Market Wrap

LevFin Wrap - Greenback has a purchasing power party as Powell fires in the Hole

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  1. 9fin team
8 min read

Another week of crickets in EHY primary with supply unlikely to return in earnest anytime soon. There was plenty on the macro front though: central bankers around the world descending on Jackson Hole, never-ending dollar strength, and a load of more pain in Europe’s energy situation.

All eyes were on Jay Powell who has just finished speaking in Wyoming. Following less-than-prescient comments at last year's symposium when he famously held the line on inflation's transitory nature, this year he erred on the side of caution and steered clear of saying anything too conclusive in a speech than took less than ten minutes. The main message was a hawkish commitment to the primary mandate of controlling price stability, whilst acknowledging the pain of higher interest rates.

Anyway, having initially discounted his hawkish stance on inflation that led to a monster rally across many assets in July, Fed funds futures have become more aligned with the central bank’s dot plot going into the meeting - although there is certainly still expectations of easier financial conditions in 2023. This may change over the afternoon as investors digest Powell’s brief remarks.

ECB representation won’t come until tomorrow in the form of Isabel Schnabel’s participation in a panel discussion (President Lagarde will be absent from the meeting again), but the July meeting’s minutes were released yesterday with some interesting takeaways. Most notably, some members had preference for a 25 bps hike, versus the previous hike of 50 bps, due to the weakening economic picture - this despite growing concerns among members that higher inflation is becoming entrenched.

And more gloomy headlines in the UK, with the energy regulator raising the price cap another 80% in October, meaning the cost of heating homes will be nearly three times higher this Winter compared to the prior year, and is only expected to get worse. The cap only applies to households, with no corresponding protection for UK industry. On Monday, Citi said UK inflation could hit 18% next year, with markets betting UK rates will hit 4% by May.

The hawkish chorus of Fed officials and worsening economic backdrop in Europe has pushed the dollar to fresh highs, ploughing through parity with Euro and 1.18 on cable.

Source: Trading view

What’s the impact in High Yield? Well, one interesting trend we’ve seen YTD is growing spread differentials between USD- against GBP- and EUR-denominated debt - although there are likely to be other dynamics in play here.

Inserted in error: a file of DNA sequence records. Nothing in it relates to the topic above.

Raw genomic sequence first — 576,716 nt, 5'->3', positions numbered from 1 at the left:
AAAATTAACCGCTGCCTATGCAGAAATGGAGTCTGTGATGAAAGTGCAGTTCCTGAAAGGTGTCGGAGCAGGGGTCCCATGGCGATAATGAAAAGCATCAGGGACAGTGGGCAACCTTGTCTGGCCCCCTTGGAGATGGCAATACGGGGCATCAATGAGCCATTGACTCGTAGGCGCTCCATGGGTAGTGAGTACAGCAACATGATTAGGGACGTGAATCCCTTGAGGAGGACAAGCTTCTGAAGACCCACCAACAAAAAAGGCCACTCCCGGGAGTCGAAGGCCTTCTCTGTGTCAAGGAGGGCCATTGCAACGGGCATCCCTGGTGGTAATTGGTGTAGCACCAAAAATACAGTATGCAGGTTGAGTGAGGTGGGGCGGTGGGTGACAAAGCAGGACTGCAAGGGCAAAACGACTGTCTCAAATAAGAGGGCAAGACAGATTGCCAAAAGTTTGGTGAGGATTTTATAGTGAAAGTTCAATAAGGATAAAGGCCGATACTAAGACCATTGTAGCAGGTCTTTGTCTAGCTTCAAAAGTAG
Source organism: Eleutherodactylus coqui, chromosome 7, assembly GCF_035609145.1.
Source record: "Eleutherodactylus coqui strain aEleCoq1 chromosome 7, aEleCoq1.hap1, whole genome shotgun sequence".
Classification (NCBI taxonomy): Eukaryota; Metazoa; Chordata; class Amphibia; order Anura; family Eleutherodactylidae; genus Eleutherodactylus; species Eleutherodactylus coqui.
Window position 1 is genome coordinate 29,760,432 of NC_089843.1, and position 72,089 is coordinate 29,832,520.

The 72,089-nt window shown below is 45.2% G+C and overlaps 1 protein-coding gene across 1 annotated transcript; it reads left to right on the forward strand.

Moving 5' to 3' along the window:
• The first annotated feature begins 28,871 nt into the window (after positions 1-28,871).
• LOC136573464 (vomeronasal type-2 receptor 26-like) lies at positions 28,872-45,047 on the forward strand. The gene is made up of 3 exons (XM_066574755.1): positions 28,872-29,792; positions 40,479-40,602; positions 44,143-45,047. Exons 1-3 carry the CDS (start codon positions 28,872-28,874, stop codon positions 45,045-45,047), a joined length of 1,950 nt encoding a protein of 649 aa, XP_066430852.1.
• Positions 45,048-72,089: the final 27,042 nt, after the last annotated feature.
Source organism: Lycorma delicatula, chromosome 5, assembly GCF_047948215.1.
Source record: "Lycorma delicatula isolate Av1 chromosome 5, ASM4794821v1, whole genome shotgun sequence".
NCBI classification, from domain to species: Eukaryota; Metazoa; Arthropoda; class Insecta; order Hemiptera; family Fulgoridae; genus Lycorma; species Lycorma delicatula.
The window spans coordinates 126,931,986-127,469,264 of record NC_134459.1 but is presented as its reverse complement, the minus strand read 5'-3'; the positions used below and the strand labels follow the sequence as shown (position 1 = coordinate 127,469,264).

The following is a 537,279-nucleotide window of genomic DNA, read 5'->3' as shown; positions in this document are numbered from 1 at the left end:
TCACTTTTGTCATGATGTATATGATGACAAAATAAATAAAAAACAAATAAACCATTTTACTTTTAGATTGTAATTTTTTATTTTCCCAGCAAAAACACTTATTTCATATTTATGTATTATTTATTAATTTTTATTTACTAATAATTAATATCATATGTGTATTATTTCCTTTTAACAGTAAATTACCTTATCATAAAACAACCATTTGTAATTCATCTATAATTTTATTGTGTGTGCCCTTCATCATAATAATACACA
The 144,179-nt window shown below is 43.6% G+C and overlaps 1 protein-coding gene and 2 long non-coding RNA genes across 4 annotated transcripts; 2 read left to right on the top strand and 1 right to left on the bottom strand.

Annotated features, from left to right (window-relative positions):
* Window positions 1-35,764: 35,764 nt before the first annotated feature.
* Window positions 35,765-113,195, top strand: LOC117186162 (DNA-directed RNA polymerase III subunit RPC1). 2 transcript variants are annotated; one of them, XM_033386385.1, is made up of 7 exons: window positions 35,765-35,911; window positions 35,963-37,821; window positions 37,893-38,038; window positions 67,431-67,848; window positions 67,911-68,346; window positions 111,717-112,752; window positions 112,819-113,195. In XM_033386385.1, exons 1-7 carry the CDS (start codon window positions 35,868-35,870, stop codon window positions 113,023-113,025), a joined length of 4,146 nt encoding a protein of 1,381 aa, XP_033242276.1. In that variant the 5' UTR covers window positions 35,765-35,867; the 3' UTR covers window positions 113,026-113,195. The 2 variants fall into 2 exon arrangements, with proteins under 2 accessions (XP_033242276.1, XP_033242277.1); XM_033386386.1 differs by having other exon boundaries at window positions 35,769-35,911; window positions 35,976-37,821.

As touched on in last week's Friday Workout, although absolute yields are similar, spreads have diverged significantly between currencies. With the median spread-to-worst at the start of the year for dollar-denominated debt 55 and 65 bps narrower than EUR and GBP respectively, that gap has since widened to 150 and 205, respectively.

As with the UK, much of the economic weakness in Europe is thanks to the energy picture. European natural gas futures climbed another 32% on the week to Thursday’s close. The worsening situation has led S&P to dial up default expectations, which still look reasonable in their baseline scenario. European speculative-grade corporate defaults are now forecast to reach 3% by June 2023, from 1.05% prior year.

3% equates to 24 issuers defaulting - just under half the amount of issuers with debt currently trading at a STW above 1200 bps. Note that this doesn’t include loan issuers.

Leveraged Loans Primary

Cracks are showing in the dreams for September loans plenty following the traditional (and non-traditional) August lull for the leveraged loan market.

Despite buysiders relaying expectations of a busy autumn, one major bank said it only had one or two loans set to launch in September, estimating that around 20 of the 30 deals already underwritten were set to go to the TLA, private credit or dollar markets. This could leave as few as 15 deals between loans and bonds to launch in the syndicated market in September.

As 9fin’s Owen Sanderson points out, this leaves the CLO shops wanting to come to market (around 15) in a chicken-and-egg situation as they continue to hope for a healthy supply of loans to draw them out to print. This, in turn, keeps the syndicated loan market looking less than appetising for companies looking to raise funds.

The question of how long the private credit markets can step up to take re-directed loan deals is also rearing its head again.

One sellside source told 9fin that some direct lending funds are already fully deployed and are struggling to raise new money, leading to them cutting back on deals and becoming more picky in which deals they choose to play and modifying the terms they can offer.

“I expect direct lending funds to be more selective as they can access increasingly larger parts of the market,” an advisor said this week. “In terms of the upcoming pipeline, I will definitely expect direct lenders to take down more sponsor driven LBOs, particularly in areas they feel comfortable with like Healthcare and TMT.”